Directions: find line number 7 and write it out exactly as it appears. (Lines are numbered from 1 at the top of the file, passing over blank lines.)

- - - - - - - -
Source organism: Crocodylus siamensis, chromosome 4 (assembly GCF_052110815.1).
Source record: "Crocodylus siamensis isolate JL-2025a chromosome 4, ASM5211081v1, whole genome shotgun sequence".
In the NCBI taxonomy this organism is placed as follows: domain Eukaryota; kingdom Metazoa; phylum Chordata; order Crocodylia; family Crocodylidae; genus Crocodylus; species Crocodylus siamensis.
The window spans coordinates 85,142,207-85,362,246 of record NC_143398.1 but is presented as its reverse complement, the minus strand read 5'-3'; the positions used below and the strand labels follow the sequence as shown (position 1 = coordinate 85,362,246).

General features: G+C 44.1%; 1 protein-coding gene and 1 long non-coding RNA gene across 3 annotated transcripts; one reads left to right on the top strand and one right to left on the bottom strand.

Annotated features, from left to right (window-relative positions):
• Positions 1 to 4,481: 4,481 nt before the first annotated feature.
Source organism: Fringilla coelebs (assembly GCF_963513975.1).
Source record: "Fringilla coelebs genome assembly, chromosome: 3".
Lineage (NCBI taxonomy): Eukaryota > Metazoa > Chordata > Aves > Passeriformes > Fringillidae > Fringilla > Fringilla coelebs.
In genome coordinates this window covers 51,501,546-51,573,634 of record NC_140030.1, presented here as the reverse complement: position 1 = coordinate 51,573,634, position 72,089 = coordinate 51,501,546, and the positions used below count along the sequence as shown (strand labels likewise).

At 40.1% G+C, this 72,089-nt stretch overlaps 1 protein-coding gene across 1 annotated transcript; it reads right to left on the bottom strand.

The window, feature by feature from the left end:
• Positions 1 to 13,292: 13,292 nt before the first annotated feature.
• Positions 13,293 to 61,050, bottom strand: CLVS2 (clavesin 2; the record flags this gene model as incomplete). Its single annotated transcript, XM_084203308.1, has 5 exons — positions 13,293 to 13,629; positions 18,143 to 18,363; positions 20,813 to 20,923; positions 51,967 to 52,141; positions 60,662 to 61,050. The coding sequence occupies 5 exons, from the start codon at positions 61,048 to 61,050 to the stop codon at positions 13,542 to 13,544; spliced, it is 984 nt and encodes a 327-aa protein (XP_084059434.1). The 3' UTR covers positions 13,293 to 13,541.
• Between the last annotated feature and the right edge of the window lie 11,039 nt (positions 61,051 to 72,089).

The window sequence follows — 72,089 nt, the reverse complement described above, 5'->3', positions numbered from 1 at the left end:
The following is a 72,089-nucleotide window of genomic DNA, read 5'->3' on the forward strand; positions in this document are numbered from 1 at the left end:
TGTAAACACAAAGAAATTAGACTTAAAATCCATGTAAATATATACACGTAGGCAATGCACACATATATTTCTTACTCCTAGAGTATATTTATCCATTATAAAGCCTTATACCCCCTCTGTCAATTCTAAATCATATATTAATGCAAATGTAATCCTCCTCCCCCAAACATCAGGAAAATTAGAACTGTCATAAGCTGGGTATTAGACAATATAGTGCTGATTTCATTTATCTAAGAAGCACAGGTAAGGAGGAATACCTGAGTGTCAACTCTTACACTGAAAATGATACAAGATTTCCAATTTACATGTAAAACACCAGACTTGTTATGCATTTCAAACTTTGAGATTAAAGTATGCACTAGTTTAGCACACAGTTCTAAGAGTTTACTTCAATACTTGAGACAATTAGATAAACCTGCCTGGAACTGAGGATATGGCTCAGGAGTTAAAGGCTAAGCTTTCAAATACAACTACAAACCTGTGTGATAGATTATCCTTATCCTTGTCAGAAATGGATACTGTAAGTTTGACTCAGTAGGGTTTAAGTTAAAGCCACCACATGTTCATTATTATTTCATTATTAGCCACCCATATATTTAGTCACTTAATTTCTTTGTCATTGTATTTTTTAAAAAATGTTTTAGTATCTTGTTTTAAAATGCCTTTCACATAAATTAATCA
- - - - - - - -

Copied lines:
• Positions 1 to 4,481: 4,481 nt before the first annotated feature.